Womens Basketball: American vs UCLA - D1SportsNet

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Womens basketball

American vs UCLA


A hard-fought, 65-62 loss to Oregon in a Pac-12 Conference Tournament semifinal on March 3 set a clear goal for UCLA ahead of the NCAA Tournament, which begins for the Bruins at home in Pauley Pavilion Saturday vs. American.

"That's an Elite Eight level game," UCLA head coach Cori Close said in her postgame press conference. "We want to be playing deep into March."

To make a run deep into the NCAA Tournament, No. 3 seed UCLA (24-7) must first advance past the No. 14-seeded Patriot League champion American.

The upset-minded Eagles (26-6) continue on the most successful season in program history, which reached a crescendo March 11 in the Patriot League title game. American's 58-49 win over Navy sealed just the second NCAA Tournament ever for the Eagles.

"I'm speechless. It feels amazing right now," forward Cecily Carl said in a postgame interview for aueagles.com. "This is literally a dream come true for me. Hearing so much about the 2015 championship and wanting to get back (to the NCAA Tournament) for our senior class, it means a lot."

The senior on this American team were present for the first Eagles' trip to the NCAA Tournament.

Among them is guard Emily Kinneston, whose 10 points in the last 10 minutes of the Patriot League championship helped key American's second-half rally.

Kinneston started for the Eagles in their 2015 Tournament matchup with Iowa but played just six minutes in a 75-67 loss. She will be central to the Eagles' upset bid this time around, coming in leading American in both scoring at 15.8 points per game, and assists at 4.3 points per game.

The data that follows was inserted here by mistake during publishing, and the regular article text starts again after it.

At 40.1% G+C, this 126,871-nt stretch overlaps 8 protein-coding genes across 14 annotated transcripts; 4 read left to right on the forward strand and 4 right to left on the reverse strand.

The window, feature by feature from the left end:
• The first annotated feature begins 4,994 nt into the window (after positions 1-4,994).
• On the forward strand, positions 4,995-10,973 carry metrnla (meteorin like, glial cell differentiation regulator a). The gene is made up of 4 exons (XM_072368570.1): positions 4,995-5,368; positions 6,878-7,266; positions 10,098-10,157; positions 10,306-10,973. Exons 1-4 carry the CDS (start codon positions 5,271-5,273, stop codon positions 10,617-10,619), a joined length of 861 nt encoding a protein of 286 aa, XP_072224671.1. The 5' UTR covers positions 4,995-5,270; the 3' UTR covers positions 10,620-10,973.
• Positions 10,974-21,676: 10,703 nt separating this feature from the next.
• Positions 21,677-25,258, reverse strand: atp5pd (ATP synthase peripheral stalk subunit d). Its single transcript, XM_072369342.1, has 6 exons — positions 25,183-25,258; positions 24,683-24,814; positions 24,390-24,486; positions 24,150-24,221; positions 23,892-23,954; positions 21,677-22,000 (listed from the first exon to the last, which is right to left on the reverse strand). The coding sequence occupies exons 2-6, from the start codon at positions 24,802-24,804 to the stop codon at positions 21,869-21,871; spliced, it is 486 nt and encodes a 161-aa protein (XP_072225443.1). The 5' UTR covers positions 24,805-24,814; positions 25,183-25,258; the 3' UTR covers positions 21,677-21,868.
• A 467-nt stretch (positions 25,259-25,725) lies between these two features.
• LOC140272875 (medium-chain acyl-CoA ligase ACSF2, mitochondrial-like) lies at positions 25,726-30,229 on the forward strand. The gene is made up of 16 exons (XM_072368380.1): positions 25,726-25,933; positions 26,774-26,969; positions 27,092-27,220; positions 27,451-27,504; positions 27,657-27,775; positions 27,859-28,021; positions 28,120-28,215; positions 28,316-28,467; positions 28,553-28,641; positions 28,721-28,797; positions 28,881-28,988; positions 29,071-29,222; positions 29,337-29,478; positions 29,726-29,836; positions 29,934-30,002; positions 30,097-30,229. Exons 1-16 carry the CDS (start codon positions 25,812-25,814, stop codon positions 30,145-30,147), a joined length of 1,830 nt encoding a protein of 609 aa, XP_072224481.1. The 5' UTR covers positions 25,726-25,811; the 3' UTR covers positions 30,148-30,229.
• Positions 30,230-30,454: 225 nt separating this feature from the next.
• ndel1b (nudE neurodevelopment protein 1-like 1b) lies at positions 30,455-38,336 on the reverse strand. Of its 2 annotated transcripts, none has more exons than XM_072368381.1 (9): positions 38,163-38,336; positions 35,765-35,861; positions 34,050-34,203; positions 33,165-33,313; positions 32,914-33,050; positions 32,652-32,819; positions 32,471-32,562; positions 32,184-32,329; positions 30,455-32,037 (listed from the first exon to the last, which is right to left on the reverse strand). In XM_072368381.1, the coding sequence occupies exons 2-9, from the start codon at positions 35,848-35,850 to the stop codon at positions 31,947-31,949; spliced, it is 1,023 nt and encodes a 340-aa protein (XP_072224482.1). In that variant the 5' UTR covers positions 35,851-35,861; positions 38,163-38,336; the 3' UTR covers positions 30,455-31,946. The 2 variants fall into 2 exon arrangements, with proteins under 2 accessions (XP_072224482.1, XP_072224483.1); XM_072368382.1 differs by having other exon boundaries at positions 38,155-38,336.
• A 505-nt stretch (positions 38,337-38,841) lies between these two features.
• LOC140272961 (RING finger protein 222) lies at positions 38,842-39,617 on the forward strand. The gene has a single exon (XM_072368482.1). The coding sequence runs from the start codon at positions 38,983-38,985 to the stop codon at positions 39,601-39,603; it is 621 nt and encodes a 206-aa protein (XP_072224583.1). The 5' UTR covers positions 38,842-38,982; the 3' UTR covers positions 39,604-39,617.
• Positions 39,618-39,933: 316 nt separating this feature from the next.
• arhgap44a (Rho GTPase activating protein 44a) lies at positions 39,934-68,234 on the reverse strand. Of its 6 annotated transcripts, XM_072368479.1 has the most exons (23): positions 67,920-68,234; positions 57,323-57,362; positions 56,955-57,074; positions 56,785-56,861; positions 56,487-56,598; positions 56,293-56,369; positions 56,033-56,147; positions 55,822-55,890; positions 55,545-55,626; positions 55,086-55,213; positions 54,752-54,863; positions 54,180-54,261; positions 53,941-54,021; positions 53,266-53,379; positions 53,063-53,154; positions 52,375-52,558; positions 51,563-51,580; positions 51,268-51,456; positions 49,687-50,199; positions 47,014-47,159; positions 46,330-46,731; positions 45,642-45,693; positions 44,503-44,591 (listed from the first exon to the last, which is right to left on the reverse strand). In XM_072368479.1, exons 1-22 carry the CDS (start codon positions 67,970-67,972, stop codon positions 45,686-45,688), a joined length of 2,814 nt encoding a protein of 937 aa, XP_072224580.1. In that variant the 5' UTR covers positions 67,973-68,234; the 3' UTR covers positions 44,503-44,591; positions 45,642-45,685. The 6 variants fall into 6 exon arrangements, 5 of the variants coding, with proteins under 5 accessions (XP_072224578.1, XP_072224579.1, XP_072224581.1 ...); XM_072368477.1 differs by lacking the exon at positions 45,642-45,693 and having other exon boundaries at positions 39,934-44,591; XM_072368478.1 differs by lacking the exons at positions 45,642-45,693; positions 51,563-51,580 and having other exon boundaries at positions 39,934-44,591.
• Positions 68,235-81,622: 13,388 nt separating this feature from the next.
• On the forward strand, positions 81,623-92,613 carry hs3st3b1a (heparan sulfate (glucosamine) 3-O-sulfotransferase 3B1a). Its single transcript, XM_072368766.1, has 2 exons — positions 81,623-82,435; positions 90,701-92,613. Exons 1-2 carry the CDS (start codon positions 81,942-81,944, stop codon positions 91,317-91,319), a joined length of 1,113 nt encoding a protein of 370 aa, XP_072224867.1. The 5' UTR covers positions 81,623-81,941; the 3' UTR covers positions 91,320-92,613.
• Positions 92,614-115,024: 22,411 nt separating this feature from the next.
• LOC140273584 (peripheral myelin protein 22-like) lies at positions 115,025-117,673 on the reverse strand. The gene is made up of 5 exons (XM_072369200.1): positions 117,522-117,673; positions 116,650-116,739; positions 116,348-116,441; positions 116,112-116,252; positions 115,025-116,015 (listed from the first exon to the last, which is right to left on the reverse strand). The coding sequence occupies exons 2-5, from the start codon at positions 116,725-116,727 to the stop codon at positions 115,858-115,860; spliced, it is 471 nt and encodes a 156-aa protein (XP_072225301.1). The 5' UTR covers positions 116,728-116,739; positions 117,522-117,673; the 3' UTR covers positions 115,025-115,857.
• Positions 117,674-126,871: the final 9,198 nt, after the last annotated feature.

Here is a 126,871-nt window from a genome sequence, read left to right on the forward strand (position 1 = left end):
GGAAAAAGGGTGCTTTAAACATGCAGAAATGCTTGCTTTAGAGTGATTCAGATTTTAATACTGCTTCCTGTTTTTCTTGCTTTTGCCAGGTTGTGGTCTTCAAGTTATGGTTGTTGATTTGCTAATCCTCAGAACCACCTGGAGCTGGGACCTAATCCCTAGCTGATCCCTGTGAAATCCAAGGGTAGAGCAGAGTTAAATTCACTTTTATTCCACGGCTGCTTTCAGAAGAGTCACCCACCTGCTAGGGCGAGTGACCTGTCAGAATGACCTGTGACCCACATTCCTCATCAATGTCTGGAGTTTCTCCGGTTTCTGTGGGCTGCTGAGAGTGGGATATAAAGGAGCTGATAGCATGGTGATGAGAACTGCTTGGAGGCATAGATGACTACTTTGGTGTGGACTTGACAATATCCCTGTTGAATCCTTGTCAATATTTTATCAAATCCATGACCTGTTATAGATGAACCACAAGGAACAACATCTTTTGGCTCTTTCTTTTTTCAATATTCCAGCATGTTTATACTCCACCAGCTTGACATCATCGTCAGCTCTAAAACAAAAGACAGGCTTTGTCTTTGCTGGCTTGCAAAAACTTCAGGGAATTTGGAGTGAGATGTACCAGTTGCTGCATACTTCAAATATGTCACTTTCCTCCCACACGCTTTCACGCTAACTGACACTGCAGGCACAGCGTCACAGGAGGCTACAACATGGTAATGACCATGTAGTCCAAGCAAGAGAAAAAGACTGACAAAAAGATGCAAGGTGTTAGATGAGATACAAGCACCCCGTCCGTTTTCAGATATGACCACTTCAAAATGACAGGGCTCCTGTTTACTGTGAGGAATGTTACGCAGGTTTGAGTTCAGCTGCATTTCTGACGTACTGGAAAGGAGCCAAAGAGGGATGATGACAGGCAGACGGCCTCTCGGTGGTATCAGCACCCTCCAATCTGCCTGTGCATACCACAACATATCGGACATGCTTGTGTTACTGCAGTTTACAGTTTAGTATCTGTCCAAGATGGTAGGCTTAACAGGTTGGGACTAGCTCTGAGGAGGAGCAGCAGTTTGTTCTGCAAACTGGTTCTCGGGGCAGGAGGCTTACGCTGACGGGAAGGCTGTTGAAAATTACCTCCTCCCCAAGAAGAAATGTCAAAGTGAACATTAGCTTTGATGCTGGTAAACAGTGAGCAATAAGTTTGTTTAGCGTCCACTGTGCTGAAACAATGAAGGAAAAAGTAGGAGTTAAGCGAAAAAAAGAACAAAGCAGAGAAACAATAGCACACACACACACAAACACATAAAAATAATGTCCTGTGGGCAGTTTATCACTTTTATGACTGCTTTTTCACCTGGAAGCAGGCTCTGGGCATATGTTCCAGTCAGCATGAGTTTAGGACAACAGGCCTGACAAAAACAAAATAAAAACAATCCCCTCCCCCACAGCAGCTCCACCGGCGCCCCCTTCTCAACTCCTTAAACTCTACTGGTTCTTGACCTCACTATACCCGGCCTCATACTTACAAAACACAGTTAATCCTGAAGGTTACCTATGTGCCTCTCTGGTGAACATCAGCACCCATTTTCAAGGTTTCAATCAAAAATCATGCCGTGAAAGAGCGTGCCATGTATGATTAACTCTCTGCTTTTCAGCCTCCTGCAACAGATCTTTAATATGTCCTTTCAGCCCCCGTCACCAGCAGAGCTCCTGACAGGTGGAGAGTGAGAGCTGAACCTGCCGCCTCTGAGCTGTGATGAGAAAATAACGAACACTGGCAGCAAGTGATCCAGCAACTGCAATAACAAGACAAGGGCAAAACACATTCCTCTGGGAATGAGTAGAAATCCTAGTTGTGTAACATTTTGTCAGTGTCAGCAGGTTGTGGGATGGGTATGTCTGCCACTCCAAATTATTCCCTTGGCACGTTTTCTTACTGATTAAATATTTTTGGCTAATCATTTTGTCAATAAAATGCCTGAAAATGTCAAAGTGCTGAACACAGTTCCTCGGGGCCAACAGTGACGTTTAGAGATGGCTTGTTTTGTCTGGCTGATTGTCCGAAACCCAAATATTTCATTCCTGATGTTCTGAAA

The matchup of Kinneston and UCLA guard Jordin Canada could shape Saturday's contest. Like Kinneston, Canada leads her team in both scoring (16.8 points per game) and assists (6.9 per game), while also producing 3.2 steals per game.

Canada establishes tone for a Bruins offense that thrives on ball movement and tempo. UCLA ranks No. 32 nationally in assists, setting the table for the No. 40-most prolific scoring offense.

UCLA is also an excellent rebounding team, boasting a plus-7 margin per game margin on the glass. A smaller American lineup must find ways to keep 6-foot-4 Monique Billings (9.7 rebounds per game) and 6-foot-1 Lajahna Drummer (7.0 rebounds per game) off the boards.

"It's all about matchups," American coach Megan Gebbia said in the press conference following the Patriot League championship. "I don't put anything past this team, that's for sure. They'll be ready."

The holdovers from American's previous NCAA Tournament trip experienced a single-digit final point margin. If 2018 promises a redux, UCLA should be comfortable.

Each of the Bruins' final seven games were decided by eight points or fewer, including three overtime games, three ended within a final possession.

"We have to go back to the drawing board, every single one of us, and we have to learn how can we improve," Billings said in the postgame press conference following the loss to Oregon. "How can we get better so these games aren't so close? Just being able to lock into a game plan along the stretch in the game and being able to finish out the game."


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